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House prices tread water- August house price survey

 

 

August 2003

The number of buyers is on the rise...

UK house prices were unchanged for the third consecutive month in August, according to the latest property market survey.
Property website Hometrack said the average price of a house in England and Wales held steady at £135,200 during the month, with buyers remaining in a cautious mood.

But the company said there were tentative signs of a rebound in the property market, with the number of new buyers climbing by 1.5% from July, and completed transactions rising 5%.

In another sign of underlying strength, the percentage of the original asking price achieved by sellers stabilised at 94.5%.

And while house price growth was flat in the UK as a whole, prices rose in the north and west, with Cumbria, Merseyside and mid-Wales leading the way.

"While house prices remain flat this month as a whole, this hides a turning tide within the regions," said Hometrack housing economist John Wriglesworth.

Crash fears 'unfounded'

"House price falls in the southern counties are diminishing both by number and extent. Meanwhile, the northern counties are showing clearer signs of house price revival."

The Hometrack survey tallies with the latest research from the Royal Institute of Chartered Surveyors, which last week said prices were rising in some regions, while enquiries from new buyers had risen.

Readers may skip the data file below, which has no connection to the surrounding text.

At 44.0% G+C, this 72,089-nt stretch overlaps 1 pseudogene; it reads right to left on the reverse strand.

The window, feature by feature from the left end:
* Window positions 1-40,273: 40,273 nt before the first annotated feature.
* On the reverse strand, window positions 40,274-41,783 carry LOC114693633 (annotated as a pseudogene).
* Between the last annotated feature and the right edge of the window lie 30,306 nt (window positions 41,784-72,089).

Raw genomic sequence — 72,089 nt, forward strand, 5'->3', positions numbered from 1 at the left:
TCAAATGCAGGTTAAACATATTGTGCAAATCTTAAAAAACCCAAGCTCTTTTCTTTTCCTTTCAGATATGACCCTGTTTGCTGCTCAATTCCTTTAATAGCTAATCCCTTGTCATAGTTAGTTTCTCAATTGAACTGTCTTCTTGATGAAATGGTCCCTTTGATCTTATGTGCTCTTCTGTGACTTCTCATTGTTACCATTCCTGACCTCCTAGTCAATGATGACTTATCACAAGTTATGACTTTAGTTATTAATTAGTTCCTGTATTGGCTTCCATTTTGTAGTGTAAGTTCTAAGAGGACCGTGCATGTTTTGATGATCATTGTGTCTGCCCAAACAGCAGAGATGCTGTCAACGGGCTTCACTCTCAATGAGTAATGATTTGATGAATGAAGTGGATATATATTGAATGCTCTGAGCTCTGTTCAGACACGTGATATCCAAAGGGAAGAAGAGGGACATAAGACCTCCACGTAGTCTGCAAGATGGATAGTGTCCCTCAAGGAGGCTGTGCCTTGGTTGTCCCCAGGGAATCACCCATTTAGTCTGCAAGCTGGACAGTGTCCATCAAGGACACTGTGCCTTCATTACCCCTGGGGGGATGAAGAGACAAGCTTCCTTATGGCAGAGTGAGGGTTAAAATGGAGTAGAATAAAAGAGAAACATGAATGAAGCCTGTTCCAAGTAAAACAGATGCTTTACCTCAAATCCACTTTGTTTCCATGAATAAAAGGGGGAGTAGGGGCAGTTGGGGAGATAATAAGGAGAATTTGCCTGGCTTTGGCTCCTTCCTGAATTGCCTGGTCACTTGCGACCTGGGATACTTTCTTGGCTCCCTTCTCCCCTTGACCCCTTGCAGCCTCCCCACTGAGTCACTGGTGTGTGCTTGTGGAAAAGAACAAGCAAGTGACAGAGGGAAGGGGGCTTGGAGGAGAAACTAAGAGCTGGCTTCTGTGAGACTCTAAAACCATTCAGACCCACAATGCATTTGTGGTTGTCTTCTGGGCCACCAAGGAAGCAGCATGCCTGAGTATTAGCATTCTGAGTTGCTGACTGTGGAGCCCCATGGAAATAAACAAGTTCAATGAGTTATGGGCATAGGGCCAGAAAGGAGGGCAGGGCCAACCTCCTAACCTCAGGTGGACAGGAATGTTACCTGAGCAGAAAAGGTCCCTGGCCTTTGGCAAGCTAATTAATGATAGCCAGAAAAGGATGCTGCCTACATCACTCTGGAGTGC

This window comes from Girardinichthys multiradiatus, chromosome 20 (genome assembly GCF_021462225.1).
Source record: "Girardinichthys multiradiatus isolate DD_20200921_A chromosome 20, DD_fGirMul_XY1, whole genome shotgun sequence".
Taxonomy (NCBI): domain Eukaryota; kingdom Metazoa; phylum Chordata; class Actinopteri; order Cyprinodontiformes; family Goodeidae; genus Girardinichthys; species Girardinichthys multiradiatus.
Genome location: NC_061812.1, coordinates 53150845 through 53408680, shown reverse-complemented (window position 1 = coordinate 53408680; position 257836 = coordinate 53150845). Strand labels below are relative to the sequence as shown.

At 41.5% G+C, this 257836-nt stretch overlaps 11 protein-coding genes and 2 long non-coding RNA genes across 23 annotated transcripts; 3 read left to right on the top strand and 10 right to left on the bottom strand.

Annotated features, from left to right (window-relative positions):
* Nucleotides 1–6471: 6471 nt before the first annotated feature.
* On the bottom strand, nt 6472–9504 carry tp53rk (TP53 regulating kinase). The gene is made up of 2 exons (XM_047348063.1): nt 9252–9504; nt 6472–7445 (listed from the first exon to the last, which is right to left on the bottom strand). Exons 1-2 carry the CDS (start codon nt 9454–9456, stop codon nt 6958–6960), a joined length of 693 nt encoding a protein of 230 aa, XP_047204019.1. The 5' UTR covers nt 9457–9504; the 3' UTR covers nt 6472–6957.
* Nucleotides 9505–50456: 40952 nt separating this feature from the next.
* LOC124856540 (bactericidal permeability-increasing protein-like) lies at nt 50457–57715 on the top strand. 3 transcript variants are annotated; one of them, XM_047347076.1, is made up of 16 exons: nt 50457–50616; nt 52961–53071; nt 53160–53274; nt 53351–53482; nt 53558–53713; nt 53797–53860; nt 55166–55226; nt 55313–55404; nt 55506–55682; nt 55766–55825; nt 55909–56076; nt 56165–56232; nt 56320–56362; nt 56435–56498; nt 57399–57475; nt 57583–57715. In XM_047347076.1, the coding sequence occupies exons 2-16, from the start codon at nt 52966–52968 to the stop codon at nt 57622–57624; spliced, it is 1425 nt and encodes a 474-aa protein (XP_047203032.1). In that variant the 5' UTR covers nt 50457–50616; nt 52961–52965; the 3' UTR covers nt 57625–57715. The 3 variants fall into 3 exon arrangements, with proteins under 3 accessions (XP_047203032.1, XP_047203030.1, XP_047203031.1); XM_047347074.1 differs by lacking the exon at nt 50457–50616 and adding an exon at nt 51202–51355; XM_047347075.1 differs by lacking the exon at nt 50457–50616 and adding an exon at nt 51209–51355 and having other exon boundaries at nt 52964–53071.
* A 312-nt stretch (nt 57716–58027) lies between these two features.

The UK's most closely watched monthly property market surveys, compiled by the Halifax and Nationwide building societies, have painted a picture of sharply declining house price inflation this year amid a dearth of first-time buyers.

While the trend has remained upwards for the UK as a whole thanks to continued strong growth in the north, former property market hotspots in London and the south east have stagnated or fallen slightly.

The slowdown in house price growth, which comes after five years of double digit gains, has stirred fears of a property market crash of the kind which rocked homeowners - and the wider economy - in the early 1990s.

But Hometrack's John Wriglesworth said there was little chance of a collapse in house prices, saying worries of a crash were now "proving to have no intelligent foundation".

Source: BBC Newsweb


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